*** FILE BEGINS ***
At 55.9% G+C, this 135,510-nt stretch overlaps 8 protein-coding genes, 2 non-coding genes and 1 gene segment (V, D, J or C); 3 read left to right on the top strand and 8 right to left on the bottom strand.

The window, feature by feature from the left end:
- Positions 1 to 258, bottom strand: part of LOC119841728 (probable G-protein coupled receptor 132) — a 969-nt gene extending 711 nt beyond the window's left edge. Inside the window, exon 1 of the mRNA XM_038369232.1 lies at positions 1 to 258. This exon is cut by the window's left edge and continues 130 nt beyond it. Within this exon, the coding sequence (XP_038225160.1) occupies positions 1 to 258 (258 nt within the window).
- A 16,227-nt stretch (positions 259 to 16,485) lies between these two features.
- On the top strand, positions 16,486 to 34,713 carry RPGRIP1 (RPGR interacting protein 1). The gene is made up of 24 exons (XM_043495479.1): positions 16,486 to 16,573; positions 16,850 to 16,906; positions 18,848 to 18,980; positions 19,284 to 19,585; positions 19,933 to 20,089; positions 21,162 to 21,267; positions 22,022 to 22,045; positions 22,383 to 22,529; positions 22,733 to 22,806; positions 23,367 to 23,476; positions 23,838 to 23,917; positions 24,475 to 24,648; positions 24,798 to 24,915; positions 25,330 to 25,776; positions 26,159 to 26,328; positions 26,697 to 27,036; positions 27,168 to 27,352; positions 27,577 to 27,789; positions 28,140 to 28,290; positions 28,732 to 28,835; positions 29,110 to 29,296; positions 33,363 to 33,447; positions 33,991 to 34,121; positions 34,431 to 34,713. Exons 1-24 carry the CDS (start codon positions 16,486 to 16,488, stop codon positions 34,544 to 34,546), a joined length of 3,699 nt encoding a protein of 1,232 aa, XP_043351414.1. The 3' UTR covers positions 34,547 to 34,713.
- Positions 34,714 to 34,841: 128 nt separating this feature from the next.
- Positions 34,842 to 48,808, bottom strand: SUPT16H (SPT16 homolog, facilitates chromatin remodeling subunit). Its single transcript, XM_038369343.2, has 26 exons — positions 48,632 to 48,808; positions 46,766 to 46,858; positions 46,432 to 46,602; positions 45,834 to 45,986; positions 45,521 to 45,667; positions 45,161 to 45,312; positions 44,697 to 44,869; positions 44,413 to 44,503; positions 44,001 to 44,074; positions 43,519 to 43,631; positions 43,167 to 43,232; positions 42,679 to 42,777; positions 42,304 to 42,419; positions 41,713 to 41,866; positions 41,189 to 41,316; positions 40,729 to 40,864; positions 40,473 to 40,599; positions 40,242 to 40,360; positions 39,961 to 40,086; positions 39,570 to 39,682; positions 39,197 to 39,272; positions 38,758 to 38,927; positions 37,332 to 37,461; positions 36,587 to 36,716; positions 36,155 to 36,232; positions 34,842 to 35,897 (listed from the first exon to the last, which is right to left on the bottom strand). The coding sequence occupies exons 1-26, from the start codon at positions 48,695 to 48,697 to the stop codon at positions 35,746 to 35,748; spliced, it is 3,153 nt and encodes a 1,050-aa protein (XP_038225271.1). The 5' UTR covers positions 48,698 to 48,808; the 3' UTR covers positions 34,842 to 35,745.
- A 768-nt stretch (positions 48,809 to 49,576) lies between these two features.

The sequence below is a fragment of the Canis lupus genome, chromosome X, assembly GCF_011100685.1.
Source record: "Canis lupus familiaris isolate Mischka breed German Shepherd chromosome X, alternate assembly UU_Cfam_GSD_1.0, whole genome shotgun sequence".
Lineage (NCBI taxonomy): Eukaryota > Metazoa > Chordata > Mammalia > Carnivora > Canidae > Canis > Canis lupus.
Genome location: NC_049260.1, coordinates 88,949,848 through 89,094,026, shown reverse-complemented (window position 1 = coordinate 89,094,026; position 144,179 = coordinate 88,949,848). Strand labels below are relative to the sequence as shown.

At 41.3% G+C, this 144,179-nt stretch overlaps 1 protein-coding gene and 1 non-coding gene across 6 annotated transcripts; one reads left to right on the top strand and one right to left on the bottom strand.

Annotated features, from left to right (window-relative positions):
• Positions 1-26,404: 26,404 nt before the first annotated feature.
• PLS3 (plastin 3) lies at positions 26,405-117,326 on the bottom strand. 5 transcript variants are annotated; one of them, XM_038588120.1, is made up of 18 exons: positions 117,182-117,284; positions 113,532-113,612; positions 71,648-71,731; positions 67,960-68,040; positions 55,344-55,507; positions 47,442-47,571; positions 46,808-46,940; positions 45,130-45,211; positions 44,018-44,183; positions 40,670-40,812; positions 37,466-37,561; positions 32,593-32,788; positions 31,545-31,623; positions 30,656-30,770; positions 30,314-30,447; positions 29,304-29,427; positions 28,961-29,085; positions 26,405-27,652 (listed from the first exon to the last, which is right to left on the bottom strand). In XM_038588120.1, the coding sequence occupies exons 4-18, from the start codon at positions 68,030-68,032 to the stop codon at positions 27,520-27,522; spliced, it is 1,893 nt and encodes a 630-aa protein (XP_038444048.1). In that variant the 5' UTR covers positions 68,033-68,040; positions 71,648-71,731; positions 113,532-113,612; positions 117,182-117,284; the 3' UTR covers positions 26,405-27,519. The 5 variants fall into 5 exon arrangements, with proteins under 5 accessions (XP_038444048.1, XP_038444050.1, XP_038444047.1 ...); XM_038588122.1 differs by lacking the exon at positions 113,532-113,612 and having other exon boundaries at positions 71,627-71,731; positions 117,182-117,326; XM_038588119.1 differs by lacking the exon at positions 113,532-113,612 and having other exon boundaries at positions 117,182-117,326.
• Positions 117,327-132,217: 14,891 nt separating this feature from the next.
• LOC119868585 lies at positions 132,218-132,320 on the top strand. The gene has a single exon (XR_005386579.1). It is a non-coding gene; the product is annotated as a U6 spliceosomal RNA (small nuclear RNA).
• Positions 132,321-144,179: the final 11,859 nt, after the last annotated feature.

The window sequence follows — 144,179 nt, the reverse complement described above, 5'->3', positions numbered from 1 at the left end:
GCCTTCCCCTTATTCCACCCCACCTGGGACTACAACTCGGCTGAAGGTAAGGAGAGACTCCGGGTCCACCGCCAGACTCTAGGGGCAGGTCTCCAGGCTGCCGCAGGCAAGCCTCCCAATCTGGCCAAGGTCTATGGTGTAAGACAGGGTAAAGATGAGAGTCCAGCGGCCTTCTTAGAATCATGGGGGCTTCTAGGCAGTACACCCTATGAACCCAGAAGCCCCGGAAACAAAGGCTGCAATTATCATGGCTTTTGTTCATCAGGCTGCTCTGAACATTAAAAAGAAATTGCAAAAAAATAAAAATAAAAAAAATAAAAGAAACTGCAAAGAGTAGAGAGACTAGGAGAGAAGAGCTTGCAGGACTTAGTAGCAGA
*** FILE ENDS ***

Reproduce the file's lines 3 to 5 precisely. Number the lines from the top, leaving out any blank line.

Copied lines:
- Positions 1 to 258, bottom strand: part of LOC119841728 (probable G-protein coupled receptor 132) — a 969-nt gene extending 711 nt beyond the window's left edge. Inside the window, exon 1 of the mRNA XM_038369232.1 lies at positions 1 to 258. This exon is cut by the window's left edge and continues 130 nt beyond it. Within this exon, the coding sequence (XP_038225160.1) occupies positions 1 to 258 (258 nt within the window).
- A 16,227-nt stretch (positions 259 to 16,485) lies between these two features.
- On the top strand, positions 16,486 to 34,713 carry RPGRIP1 (RPGR interacting protein 1). The gene is made up of 24 exons (XM_043495479.1): positions 16,486 to 16,573; positions 16,850 to 16,906; positions 18,848 to 18,980; positions 19,284 to 19,585; positions 19,933 to 20,089; positions 21,162 to 21,267; positions 22,022 to 22,045; positions 22,383 to 22,529; positions 22,733 to 22,806; positions 23,367 to 23,476; positions 23,838 to 23,917; positions 24,475 to 24,648; positions 24,798 to 24,915; positions 25,330 to 25,776; positions 26,159 to 26,328; positions 26,697 to 27,036; positions 27,168 to 27,352; positions 27,577 to 27,789; positions 28,140 to 28,290; positions 28,732 to 28,835; positions 29,110 to 29,296; positions 33,363 to 33,447; positions 33,991 to 34,121; positions 34,431 to 34,713. Exons 1-24 carry the CDS (start codon positions 16,486 to 16,488, stop codon positions 34,544 to 34,546), a joined length of 3,699 nt encoding a protein of 1,232 aa, XP_043351414.1. The 3' UTR covers positions 34,547 to 34,713.